When GW Plastics Inc. installed a molding machine equipped with a six-axis robot in a small clean room and dedicated it to medical product development in 2008, no one expected business for it right away — or even months down the road.
Not a single customer was in the wings with a project for the Bethel, Vt.-based company, but many injection molding and contract manufacturing customers had questions about liquid silicone rubber and its biocompatibility and performance properties.
Founded in 1955, GW Plastics had established itself as a supplier of thermoplastic components and assemblies to the medical device market and some 50 years later saw an emerging need for liquid injection molding. Customers wanted to know about creating complex parts with finer detail and tighter tolerances from silicones as well as their odorless, tasteless and bacteria-resistant qualities and uses for short- and long-term implantables.
GW Plastics responded by investing time and eventually $10 million into GW Silicones. The operation grew organically from that clean room at a process development center in Royalton, Vt. Two experts, Mark Hammond and Jeff Hazen, were put at the helm of the division to eliminate the so-called learning curve for LSR molding.
"It was definitely a 'build it and they will come' scenario," Hammond, GW Silicones's general manager, said in an email to LSR World.
The first to come were existing GW Plastics customers in the medical, automotive, industrial and consumer markets. Ten years and three Vermont expansions later, GW Silicones has its own facility at the Royalton campus — it opened in 2012 — and now is ready to expand internationally.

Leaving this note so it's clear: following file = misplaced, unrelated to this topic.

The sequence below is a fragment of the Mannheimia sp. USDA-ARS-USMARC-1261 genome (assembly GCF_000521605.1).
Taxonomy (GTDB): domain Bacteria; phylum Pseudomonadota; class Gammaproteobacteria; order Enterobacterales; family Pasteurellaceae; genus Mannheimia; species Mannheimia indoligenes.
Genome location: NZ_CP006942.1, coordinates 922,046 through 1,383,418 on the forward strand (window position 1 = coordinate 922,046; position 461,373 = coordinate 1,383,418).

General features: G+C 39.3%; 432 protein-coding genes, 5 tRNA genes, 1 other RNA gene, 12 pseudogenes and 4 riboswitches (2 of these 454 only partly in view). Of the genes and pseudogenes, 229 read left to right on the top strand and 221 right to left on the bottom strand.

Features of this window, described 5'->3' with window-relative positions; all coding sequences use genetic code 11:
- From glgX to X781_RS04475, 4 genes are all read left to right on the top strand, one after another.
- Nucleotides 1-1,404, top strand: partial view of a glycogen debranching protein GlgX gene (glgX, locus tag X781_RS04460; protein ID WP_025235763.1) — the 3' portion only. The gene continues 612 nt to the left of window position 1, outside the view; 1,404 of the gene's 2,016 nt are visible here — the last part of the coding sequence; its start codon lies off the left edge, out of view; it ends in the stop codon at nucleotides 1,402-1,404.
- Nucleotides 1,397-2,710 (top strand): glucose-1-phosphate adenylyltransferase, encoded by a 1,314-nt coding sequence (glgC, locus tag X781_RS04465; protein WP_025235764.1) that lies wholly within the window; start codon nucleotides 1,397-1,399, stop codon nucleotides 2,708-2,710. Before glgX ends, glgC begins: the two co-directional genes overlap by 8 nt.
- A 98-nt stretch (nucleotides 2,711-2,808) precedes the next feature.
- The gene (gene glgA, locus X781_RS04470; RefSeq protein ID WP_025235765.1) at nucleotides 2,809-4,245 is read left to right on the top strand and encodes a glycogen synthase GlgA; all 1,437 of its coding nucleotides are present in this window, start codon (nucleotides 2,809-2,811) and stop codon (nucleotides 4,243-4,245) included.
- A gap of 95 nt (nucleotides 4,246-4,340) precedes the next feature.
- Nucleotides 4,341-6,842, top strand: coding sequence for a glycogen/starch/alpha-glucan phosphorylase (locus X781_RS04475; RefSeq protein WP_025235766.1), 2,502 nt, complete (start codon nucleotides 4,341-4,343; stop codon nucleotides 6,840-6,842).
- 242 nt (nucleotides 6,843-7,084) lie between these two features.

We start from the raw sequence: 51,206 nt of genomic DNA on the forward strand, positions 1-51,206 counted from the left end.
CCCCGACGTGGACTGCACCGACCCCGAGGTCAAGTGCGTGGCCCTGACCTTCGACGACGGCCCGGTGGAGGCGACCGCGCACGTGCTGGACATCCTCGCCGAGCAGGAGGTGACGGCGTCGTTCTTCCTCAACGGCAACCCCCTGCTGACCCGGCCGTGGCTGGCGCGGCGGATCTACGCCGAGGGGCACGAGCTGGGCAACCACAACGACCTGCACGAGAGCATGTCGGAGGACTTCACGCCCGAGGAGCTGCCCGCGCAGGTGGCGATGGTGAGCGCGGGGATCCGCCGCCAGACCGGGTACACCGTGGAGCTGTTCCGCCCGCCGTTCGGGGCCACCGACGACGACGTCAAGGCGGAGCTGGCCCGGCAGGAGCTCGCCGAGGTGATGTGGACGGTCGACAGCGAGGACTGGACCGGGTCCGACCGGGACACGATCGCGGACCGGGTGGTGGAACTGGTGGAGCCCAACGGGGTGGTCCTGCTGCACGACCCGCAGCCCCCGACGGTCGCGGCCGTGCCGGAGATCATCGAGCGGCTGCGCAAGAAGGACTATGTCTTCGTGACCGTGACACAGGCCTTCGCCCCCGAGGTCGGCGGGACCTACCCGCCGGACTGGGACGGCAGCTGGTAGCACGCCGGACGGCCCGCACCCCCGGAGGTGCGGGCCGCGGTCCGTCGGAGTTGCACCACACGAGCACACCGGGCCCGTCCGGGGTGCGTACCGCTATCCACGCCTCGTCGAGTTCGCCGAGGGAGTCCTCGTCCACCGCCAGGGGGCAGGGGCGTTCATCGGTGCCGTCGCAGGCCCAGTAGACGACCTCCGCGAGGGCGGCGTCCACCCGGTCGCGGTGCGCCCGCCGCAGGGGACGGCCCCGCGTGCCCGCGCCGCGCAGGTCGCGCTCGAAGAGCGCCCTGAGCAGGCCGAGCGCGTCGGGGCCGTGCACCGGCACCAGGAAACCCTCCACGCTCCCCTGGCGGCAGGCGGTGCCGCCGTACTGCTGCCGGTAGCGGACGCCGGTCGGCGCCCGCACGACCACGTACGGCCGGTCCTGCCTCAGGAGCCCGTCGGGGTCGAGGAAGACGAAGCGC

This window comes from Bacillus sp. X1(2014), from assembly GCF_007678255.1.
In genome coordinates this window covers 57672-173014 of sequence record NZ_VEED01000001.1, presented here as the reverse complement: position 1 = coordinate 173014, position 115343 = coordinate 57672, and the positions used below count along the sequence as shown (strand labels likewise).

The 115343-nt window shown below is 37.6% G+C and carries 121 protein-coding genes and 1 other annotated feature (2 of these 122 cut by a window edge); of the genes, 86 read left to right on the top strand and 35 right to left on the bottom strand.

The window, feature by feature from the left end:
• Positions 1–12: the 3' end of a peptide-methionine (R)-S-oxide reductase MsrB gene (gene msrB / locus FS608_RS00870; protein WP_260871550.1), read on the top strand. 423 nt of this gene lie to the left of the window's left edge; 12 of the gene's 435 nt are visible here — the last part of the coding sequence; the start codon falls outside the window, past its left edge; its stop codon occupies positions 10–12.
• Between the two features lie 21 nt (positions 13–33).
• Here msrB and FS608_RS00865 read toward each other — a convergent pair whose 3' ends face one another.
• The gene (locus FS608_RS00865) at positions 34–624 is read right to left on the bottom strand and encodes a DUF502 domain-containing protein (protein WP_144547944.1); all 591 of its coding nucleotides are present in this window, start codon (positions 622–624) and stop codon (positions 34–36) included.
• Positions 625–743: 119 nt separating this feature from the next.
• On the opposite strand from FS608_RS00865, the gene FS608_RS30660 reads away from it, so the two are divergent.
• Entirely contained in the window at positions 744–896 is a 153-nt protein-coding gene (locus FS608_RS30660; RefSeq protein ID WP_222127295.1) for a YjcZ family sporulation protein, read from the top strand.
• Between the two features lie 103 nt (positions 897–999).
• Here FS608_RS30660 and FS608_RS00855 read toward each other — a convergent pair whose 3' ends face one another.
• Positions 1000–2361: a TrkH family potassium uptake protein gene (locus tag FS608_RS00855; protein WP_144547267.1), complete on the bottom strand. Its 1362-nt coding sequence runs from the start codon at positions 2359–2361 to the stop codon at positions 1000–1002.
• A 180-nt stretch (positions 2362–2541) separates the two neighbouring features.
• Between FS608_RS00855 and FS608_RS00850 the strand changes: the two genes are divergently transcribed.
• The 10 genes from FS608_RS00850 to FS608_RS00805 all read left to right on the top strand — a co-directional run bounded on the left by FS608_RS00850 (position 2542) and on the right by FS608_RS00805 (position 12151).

New uses continue to be developed for LSR as a material and the markets continue to grow, President and CEO Brenan Riehl said. This has the company evaluating new silicone manufacturing technologies for operations outside the U.S.
"The need to expand again will happen and we definitely feel we will be taking advantage of the existing GW Plastics global footprint," Riehl said. "Mexico is being discussed as well as Ireland to support our customers' needs."
With $165.5 million in annual sales, up from $153.2 million the previous year, GW Plastics ranks 57th among North American injection molders, according to Plastics News' latest ranking. The company has six facilities in Sligo, Ireland, and Querétaro, Mexico, as well as Dongguan, China; San Antonio, Texas; and Tuscon, Ariz., in addition to Bethel and Royalton.
Now a subsidiary, GW Silicones has more than doubled in size over the last five years while the global revenue for GW Plastics has grown by 52 percent during the same time period, Riehl said. The growth has been balanced across diverse customers, in part thanks to GW Silicones, he added.
"We felt that being able to provide both high quality technical thermoplastic, as well as high quality technical silicone components from one company was going to be a competitive advantage for us in the market and it has proven to be a good assumption," he said.
GW Silicones' largest market is medical devices and life sciences. The subsidiary has been prototyping, tooling and manufacturing products and components for airways, balloon catheters, surgical instrument handles, fluid management and dental applications.
GW also partners with silicone suppliers to develop and test new materials, such as self-adhesive, silicones, anti-microbial, optical-grade and self-lubricating silicones.